As of today, ENEMIES CLOSER (2013) is the most recent movie directed by Peter Hyams, and his third collaboration with Jean-Claude Van Damme (after TIMECOP and SUDDEN DEATH). Part of the After Dark Action series (which also included EL GRINGO and DRAGON EYES), it’s a lower budget take on a DIE HARD type of movie. Or I guess a SUDDEN DEATH type of movie. But this time the John McClane/Darren McCord is Tom Everett Scott (AN AMERICAN WEREWOLF IN PARIS) and Van Damme gets to play the Hans Grueber/Joshua Foss.
Scott plays Henry, an ex-Navy SEAL trying to figure out his post-war life while working as the ranger of a state park that’s an isolated island with only one other person, an old man, living on it. This is a recipe for having to fight with a couple of bears over pic-a-nic baskets, but he lucks out and all he has to deal with is being in the way when a small plane smuggling “a load of some very naughty shit” crashes in the water nearby and a ruthless gang of killers come looking for it. I mean, it’s a pain in the ass, but it’s more within his skill set.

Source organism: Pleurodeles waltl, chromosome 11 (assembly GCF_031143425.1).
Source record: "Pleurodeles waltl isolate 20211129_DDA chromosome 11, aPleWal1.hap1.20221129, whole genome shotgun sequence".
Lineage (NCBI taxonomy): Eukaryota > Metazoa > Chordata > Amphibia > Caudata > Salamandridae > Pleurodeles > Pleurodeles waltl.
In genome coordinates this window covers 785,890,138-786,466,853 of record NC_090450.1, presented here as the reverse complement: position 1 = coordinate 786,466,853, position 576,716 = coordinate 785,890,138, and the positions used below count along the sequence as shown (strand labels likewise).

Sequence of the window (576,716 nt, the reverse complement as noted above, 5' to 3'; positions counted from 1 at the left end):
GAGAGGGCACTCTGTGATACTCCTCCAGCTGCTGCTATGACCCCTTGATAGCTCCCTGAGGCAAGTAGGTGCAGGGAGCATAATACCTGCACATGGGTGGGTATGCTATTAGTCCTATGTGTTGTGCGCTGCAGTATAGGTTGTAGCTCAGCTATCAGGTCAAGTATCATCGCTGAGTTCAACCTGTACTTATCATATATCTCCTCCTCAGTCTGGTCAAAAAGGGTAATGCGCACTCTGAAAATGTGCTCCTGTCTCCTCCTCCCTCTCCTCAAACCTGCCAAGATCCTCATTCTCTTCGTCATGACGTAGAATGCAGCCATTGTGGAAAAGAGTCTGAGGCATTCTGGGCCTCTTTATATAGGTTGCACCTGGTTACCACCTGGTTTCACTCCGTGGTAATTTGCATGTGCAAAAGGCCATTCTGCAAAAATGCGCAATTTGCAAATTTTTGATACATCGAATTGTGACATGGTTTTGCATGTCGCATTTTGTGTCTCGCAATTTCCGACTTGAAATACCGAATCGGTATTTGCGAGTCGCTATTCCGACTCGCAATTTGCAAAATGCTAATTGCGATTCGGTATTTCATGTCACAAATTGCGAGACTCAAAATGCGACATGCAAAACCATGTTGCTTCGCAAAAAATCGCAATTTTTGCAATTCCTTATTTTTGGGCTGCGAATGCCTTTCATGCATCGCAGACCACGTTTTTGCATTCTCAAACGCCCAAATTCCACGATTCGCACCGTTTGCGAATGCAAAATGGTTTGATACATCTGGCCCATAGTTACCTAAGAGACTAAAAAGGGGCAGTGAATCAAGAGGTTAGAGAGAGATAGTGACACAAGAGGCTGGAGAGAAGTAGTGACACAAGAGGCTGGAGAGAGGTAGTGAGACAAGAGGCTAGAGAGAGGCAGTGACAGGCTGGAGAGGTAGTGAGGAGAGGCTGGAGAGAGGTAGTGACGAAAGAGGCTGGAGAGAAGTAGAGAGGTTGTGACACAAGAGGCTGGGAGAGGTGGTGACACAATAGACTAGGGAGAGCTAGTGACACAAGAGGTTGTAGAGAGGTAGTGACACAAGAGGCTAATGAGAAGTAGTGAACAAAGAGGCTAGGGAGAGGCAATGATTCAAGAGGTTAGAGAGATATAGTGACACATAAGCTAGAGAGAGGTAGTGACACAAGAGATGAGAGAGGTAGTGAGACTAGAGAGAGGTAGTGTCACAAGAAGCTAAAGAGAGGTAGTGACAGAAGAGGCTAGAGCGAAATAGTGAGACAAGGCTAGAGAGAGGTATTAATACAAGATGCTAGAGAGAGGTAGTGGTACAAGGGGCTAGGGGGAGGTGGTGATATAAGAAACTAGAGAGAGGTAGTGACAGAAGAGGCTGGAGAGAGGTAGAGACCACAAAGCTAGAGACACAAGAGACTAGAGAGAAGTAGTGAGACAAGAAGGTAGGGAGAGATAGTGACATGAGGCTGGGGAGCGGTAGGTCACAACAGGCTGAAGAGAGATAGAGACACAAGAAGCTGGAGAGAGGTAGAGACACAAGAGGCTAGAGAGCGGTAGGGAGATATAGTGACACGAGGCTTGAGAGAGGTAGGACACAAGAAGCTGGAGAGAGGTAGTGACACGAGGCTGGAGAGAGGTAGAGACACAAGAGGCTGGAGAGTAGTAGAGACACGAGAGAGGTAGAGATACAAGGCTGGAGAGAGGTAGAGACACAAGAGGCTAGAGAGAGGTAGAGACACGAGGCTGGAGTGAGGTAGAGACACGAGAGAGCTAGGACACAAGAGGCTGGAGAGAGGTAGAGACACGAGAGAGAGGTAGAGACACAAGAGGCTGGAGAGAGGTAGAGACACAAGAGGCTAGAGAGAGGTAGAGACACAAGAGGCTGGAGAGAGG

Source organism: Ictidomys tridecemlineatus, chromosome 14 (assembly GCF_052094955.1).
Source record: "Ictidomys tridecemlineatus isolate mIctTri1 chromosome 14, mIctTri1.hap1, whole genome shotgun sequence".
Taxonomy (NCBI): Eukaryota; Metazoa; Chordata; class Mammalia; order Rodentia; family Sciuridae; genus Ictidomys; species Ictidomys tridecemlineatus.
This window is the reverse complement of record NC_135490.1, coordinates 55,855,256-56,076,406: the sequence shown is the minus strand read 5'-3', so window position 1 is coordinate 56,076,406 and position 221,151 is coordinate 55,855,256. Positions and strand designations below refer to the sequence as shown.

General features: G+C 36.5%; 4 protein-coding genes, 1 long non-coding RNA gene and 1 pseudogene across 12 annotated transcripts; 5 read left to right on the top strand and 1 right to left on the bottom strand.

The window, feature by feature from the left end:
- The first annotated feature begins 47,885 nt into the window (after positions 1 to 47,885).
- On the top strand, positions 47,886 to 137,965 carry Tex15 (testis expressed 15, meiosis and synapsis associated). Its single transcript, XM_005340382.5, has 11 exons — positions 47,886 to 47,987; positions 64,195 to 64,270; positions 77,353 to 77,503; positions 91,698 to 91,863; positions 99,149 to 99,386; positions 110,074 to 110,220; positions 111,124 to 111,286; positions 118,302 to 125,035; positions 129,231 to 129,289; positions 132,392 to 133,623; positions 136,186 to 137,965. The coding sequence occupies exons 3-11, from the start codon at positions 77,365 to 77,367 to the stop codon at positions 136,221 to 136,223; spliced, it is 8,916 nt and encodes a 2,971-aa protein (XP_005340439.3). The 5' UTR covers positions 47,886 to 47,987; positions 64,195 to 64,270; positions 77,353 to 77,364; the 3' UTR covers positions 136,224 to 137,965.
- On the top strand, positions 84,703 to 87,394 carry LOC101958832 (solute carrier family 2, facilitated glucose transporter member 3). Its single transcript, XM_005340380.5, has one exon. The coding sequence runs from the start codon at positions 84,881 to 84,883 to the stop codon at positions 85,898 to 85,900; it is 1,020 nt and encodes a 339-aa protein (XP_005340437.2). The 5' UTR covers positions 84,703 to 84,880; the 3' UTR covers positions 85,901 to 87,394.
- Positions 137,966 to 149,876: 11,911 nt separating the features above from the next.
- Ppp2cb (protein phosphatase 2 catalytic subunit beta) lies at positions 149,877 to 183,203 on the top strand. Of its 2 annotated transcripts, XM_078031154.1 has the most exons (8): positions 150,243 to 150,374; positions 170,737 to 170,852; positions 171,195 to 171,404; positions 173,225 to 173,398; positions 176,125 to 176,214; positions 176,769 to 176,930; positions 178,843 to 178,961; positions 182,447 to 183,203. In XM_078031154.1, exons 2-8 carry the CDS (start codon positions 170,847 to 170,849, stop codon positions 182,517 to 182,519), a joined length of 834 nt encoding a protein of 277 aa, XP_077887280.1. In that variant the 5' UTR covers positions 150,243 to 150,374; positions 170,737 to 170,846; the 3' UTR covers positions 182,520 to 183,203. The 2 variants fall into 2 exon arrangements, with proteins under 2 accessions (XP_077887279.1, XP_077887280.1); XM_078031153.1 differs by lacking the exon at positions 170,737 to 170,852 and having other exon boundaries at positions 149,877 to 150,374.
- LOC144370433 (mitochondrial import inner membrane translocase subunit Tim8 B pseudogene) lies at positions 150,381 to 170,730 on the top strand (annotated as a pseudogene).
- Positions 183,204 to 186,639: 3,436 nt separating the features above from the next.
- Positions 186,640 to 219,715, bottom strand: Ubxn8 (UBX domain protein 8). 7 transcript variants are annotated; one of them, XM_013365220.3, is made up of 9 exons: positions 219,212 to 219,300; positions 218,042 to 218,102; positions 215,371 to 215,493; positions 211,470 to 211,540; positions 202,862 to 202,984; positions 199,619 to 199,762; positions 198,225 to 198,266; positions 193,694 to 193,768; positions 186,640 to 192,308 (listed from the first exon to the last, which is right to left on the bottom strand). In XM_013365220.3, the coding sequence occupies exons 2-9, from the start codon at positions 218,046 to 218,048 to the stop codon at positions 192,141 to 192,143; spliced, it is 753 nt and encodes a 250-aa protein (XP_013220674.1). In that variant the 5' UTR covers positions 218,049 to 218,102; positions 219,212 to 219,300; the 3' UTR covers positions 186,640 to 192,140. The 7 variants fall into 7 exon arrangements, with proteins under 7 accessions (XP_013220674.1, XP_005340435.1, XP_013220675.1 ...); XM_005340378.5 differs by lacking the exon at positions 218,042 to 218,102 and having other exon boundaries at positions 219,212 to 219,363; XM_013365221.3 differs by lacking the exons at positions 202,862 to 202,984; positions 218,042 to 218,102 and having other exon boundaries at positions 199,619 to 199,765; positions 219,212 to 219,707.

We’ve seen some suspicious people on the island. A guy we later learn is called Clay (Orlando Jones, FROM DUSK TILL DAWN 3: HANGMAN’S DAUGHTER) has been sneaking around, spying on Henry. The first twist is that Clay is not with the bad guys. He’s his own separate bad guy, somebody who blames Henry for his brother’s death in the war, and has come to kill him. Scott shows a good mix of sympathy for the grieving man, guilt over not saving his brother, and confidence that he can explain the misunderstanding. And of course they have to form a tenuous partnership when they both end up in the crosshairs of this drug gang.
Early in the day Henry helps an injured hiker, Kayla (Linzey Cocker). They have a good flirtatious chemistry and as she canoes off the island she convinces this recluse to come meet her for dinner that night. So while some of this is going on there’s a “shit, I was gonna have that date” disappointment hanging over him. The script by Eric and James Bromberg is routine but effective, weaving in all the necessary dramatic variations on the simple standoff: the titleistical pairing of rivals, a confrontation with the old man on the island that turns into a western-style siege, Kayla coming to look for him, dealing with his trauma about what happened in the war and what he’s going to do with his life now, etc. And the bad guys have a good reason to keep this SEAL alive: he kills their diver, who was gonna pull the drugs out of the water for them.